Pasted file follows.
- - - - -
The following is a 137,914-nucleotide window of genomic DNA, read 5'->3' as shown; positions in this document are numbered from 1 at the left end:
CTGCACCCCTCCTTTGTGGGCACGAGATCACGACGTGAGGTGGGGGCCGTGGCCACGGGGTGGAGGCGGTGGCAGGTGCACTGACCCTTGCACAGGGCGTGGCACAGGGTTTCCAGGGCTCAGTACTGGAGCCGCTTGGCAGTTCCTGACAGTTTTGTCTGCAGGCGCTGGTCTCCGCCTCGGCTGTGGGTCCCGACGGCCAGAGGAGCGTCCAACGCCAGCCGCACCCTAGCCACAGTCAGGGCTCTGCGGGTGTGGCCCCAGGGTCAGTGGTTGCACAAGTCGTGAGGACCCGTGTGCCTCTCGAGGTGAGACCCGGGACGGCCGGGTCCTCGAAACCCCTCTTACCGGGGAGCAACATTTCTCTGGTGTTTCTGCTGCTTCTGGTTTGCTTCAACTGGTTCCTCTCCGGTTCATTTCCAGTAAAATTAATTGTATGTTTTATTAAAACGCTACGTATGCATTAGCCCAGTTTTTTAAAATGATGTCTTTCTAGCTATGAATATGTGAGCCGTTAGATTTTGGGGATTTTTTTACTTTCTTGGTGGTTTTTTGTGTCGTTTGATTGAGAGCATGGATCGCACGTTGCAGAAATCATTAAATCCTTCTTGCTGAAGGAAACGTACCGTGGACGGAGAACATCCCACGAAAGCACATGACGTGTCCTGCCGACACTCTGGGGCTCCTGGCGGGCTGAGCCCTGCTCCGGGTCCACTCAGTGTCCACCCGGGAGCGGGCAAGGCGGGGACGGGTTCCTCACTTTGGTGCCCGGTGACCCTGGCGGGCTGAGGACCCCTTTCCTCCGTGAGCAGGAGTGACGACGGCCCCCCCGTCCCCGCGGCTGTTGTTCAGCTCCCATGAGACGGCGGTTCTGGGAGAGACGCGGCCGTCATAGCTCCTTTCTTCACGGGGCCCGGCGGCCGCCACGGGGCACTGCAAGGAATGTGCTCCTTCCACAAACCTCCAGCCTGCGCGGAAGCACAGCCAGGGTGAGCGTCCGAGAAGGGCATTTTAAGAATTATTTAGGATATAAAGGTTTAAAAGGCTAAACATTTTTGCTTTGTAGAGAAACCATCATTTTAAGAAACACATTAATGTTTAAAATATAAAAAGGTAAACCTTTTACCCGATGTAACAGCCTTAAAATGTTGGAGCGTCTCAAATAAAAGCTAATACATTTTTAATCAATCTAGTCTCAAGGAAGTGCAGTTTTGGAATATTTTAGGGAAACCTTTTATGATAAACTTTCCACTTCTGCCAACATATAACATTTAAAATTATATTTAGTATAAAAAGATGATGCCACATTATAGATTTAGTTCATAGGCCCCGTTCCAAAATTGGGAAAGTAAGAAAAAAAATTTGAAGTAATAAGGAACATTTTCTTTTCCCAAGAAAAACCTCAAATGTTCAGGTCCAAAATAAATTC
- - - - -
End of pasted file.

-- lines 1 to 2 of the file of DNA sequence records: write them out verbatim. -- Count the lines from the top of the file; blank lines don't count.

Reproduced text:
The following is a 137,914-nucleotide window of genomic DNA, read 5'->3' as shown; positions in this document are numbered from 1 at the left end:
CTGCACCCCTCCTTTGTGGGCACGAGATCACGACGTGAGGTGGGGGCCGTGGCCACGGGGTGGAGGCGGTGGCAGGTGCACTGACCCTTGCACAGGGCGTGGCACAGGGTTTCCAGGGCTCAGTACTGGAGCCGCTTGGCAGTTCCTGACAGTTTTGTCTGCAGGCGCTGGTCTCCGCCTCGGCTGTGGGTCCCGACGGCCAGAGGAGCGTCCAACGCCAGCCGCACCCTAGCCACAGTCAGGGCTCTGCGGGTGTGGCCCCAGGGTCAGTGGTTGCACAAGTCGTGAGGACCCGTGTGCCTCTCGAGGTGAGACCCGGGACGGCCGGGTCCTCGAAACCCCTCTTACCGGGGAGCAACATTTCTCTGGTGTTTCTGCTGCTTCTGGTTTGCTTCAACTGGTTCCTCTCCGGTTCATTTCCAGTAAAATTAATTGTATGTTTTATTAAAACGCTACGTATGCATTAGCCCAGTTTTTTAAAATGATGTCTTTCTAGCTATGAATATGTGAGCCGTTAGATTTTGGGGATTTTTTTACTTTCTTGGTGGTTTTTTGTGTCGTTTGATTGAGAGCATGGATCGCACGTTGCAGAAATCATTAAATCCTTCTTGCTGAAGGAAACGTACCGTGGACGGAGAACATCCCACGAAAGCACATGACGTGTCCTGCCGACACTCTGGGGCTCCTGGCGGGCTGAGCCCTGCTCCGGGTCCACTCAGTGTCCACCCGGGAGCGGGCAAGGCGGGGACGGGTTCCTCACTTTGGTGCCCGGTGACCCTGGCGGGCTGAGGACCCCTTTCCTCCGTGAGCAGGAGTGACGACGGCCCCCCCGTCCCCGCGGCTGTTGTTCAGCTCCCATGAGACGGCGGTTCTGGGAGAGACGCGGCCGTCATAGCTCCTTTCTTCACGGGGCCCGGCGGCCGCCACGGGGCACTGCAAGGAATGTGCTCCTTCCACAAACCTCCAGCCTGCGCGGAAGCACAGCCAGGGTGAGCGTCCGAGAAGGGCATTTTAAGAATTATTTAGGATATAAAGGTTTAAAAGGCTAAACATTTTTGCTTTGTAGAGAAACCATCATTTTAAGAAACACATTAATGTTTAAAATATAAAAAGGTAAACCTTTTACCCGATGTAACAGCCTTAAAATGTTGGAGCGTCTCAAATAAAAGCTAATACATTTTTAATCAATCTAGTCTCAAGGAAGTGCAGTTTTGGAATATTTTAGGGAAACCTTTTATGATAAACTTTCCACTTCTGCCAACATATAACATTTAAAATTATATTTAGTATAAAAAGATGATGCCACATTATAGATTTAGTTCATAGGCCCCGTTCCAAAATTGGGAAAGTAAGAAAAAAAATTTGAAGTAATAAGGAACATTTTCTTTTCCCAAGAAAAACCTCAAATGTTCAGGTCCAAAATAAATTC